What’s involved in cultivating an embryo until the blastocyst stage?
The long-blastocyst culture consists of letting the embryos evolve in a medium under special conditions until their development to blastocyst on day +5 or day +6 (from the day of the transfer), being the most physiological form of transfer, since it is at this stage when the embryos would reach the uterus in a naturally produced gestation.
The blastocyst stage is the previous and necessary embryonic moment to be able to implant the embryo in the maternal uterus. The embryos that reach this development have already differentiated their cells, being able to find the cells of the Internal Cell Mass (MIC), which will give rise to the fetus and the cells of the trofectoderm (TF), which will give rise to the placenta.
What are the advantages of a day 5 or day 6 transfer?
To these advantages we must add that currently in embryology laboratories we have unique culture media of very high quality and Time-lapse incubation systems that offer culture conditions very similar to biological ones with the advantage of having built-in cameras that they allow us at all times to value the evolution of embryos.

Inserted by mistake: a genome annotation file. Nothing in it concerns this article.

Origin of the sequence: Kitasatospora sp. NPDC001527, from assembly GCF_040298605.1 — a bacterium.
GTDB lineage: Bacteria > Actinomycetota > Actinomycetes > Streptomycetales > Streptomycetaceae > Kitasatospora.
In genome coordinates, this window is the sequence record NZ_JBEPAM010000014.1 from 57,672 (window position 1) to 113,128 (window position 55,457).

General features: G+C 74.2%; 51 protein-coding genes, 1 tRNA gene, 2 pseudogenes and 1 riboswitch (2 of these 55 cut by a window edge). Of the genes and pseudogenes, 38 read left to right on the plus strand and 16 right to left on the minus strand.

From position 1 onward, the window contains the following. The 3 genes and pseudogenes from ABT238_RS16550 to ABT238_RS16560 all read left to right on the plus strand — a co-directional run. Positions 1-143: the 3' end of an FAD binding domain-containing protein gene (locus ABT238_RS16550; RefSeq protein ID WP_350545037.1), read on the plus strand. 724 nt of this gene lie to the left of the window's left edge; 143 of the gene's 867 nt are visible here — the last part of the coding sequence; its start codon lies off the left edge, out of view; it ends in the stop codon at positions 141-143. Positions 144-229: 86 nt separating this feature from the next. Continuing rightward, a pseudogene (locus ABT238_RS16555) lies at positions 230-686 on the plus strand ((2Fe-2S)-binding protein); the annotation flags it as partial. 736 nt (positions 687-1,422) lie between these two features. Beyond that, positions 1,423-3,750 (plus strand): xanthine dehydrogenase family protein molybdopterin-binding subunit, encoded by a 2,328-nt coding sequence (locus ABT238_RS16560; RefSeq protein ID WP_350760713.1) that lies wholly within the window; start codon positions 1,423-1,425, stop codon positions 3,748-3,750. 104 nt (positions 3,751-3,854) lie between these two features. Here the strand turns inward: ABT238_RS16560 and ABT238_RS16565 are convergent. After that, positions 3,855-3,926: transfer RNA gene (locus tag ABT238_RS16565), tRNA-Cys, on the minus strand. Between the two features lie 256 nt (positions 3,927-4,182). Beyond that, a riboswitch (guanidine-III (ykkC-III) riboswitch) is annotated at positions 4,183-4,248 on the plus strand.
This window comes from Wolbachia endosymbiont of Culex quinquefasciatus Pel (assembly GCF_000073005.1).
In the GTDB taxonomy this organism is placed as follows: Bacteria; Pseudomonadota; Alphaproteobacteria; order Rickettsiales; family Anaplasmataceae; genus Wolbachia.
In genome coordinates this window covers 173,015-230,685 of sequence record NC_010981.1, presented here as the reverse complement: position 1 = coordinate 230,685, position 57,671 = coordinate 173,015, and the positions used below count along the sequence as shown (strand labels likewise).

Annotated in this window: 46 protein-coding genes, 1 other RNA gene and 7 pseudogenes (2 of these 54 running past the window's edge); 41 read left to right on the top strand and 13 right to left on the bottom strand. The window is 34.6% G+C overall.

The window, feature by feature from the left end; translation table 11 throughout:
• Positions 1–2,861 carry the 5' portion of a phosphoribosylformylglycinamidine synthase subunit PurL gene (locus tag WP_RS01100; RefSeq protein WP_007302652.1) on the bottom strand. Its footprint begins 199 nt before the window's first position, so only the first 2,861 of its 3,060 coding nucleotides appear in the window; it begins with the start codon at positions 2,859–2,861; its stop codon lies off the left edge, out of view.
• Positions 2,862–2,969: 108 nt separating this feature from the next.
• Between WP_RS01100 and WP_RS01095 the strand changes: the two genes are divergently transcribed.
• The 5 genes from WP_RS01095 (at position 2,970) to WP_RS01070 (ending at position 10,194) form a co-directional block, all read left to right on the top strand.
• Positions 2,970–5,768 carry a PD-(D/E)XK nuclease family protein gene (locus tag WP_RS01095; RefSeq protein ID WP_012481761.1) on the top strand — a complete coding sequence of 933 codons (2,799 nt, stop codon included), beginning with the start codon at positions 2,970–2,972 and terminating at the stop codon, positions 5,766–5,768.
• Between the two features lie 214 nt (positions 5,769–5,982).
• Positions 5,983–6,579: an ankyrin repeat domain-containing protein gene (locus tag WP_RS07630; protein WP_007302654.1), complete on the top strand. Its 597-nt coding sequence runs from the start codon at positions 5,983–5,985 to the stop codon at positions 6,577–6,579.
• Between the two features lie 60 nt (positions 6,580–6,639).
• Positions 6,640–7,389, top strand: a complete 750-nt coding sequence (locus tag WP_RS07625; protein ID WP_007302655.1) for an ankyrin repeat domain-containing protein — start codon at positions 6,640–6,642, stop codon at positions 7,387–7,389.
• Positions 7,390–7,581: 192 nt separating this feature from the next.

When is the transfer done?
Blastocysts are generally transferred on day 5 after the follicular puncture, although it can be moved forward if not enough embryos will reach blastocysts ahead of time, or you may have to wait until day 6.
Each day following fertilisation the patient will be informed on the progress of the embryos and on day 5 she will be called and informed as to when the embryo transfer will take place.
Given that embryo development and reaching the ideal stage for transfer varies for each patient, even in different cycles, we are unable to know in advance when the transfer will take place. That’s why we recommend that you are attentive and wait for a call from the lab informing you of the procedure date.